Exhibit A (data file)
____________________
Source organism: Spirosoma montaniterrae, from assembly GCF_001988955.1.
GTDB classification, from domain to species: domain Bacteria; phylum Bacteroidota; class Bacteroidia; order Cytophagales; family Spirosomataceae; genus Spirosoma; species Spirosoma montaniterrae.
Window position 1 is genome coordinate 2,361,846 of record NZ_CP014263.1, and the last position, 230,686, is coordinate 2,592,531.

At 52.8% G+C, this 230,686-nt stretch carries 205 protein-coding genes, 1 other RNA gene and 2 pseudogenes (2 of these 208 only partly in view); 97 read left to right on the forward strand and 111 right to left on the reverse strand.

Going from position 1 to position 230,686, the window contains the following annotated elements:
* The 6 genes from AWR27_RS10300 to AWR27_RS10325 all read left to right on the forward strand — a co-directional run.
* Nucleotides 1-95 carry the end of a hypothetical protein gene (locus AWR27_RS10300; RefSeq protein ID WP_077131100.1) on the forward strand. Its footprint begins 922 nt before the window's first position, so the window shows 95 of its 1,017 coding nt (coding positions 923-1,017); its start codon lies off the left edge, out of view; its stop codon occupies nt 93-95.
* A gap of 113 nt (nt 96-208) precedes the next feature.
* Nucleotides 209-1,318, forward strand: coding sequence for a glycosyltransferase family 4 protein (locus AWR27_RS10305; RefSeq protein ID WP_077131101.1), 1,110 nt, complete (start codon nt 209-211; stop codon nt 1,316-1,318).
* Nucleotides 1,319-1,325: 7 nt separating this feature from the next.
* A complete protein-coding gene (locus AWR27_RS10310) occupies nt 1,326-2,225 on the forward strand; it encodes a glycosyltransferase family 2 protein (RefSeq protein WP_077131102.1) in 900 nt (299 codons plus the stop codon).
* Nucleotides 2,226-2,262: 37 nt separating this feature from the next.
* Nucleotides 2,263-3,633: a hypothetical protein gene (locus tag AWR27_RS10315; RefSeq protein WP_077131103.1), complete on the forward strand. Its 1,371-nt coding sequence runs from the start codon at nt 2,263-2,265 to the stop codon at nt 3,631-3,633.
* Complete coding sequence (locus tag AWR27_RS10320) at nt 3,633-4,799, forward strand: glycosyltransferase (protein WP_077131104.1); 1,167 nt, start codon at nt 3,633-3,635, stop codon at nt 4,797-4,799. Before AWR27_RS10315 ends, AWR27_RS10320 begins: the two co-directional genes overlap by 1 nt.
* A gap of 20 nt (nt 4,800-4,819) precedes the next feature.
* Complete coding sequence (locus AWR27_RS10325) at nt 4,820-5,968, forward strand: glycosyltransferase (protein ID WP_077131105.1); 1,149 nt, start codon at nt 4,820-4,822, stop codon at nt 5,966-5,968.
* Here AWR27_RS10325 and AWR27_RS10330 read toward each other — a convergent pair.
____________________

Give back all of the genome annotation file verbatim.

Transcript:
Source organism: Spirosoma montaniterrae, from assembly GCF_001988955.1.
GTDB classification, from domain to species: domain Bacteria; phylum Bacteroidota; class Bacteroidia; order Cytophagales; family Spirosomataceae; genus Spirosoma; species Spirosoma montaniterrae.
Window position 1 is genome coordinate 2,361,846 of record NZ_CP014263.1, and the last position, 230,686, is coordinate 2,592,531.

At 52.8% G+C, this 230,686-nt stretch carries 205 protein-coding genes, 1 other RNA gene and 2 pseudogenes (2 of these 208 only partly in view); 97 read left to right on the forward strand and 111 right to left on the reverse strand.

Going from position 1 to position 230,686, the window contains the following annotated elements:
* The 6 genes from AWR27_RS10300 to AWR27_RS10325 all read left to right on the forward strand — a co-directional run.
* Nucleotides 1-95 carry the end of a hypothetical protein gene (locus AWR27_RS10300; RefSeq protein ID WP_077131100.1) on the forward strand. Its footprint begins 922 nt before the window's first position, so the window shows 95 of its 1,017 coding nt (coding positions 923-1,017); its start codon lies off the left edge, out of view; its stop codon occupies nt 93-95.
* A gap of 113 nt (nt 96-208) precedes the next feature.
* Nucleotides 209-1,318, forward strand: coding sequence for a glycosyltransferase family 4 protein (locus AWR27_RS10305; RefSeq protein ID WP_077131101.1), 1,110 nt, complete (start codon nt 209-211; stop codon nt 1,316-1,318).
* Nucleotides 1,319-1,325: 7 nt separating this feature from the next.
* A complete protein-coding gene (locus AWR27_RS10310) occupies nt 1,326-2,225 on the forward strand; it encodes a glycosyltransferase family 2 protein (RefSeq protein WP_077131102.1) in 900 nt (299 codons plus the stop codon).
* Nucleotides 2,226-2,262: 37 nt separating this feature from the next.
* Nucleotides 2,263-3,633: a hypothetical protein gene (locus tag AWR27_RS10315; RefSeq protein WP_077131103.1), complete on the forward strand. Its 1,371-nt coding sequence runs from the start codon at nt 2,263-2,265 to the stop codon at nt 3,631-3,633.
* Complete coding sequence (locus tag AWR27_RS10320) at nt 3,633-4,799, forward strand: glycosyltransferase (protein WP_077131104.1); 1,167 nt, start codon at nt 3,633-3,635, stop codon at nt 4,797-4,799. Before AWR27_RS10315 ends, AWR27_RS10320 begins: the two co-directional genes overlap by 1 nt.
* A gap of 20 nt (nt 4,800-4,819) precedes the next feature.
* Complete coding sequence (locus AWR27_RS10325) at nt 4,820-5,968, forward strand: glycosyltransferase (protein ID WP_077131105.1); 1,149 nt, start codon at nt 4,820-4,822, stop codon at nt 5,966-5,968.
* Here AWR27_RS10325 and AWR27_RS10330 read toward each other — a convergent pair.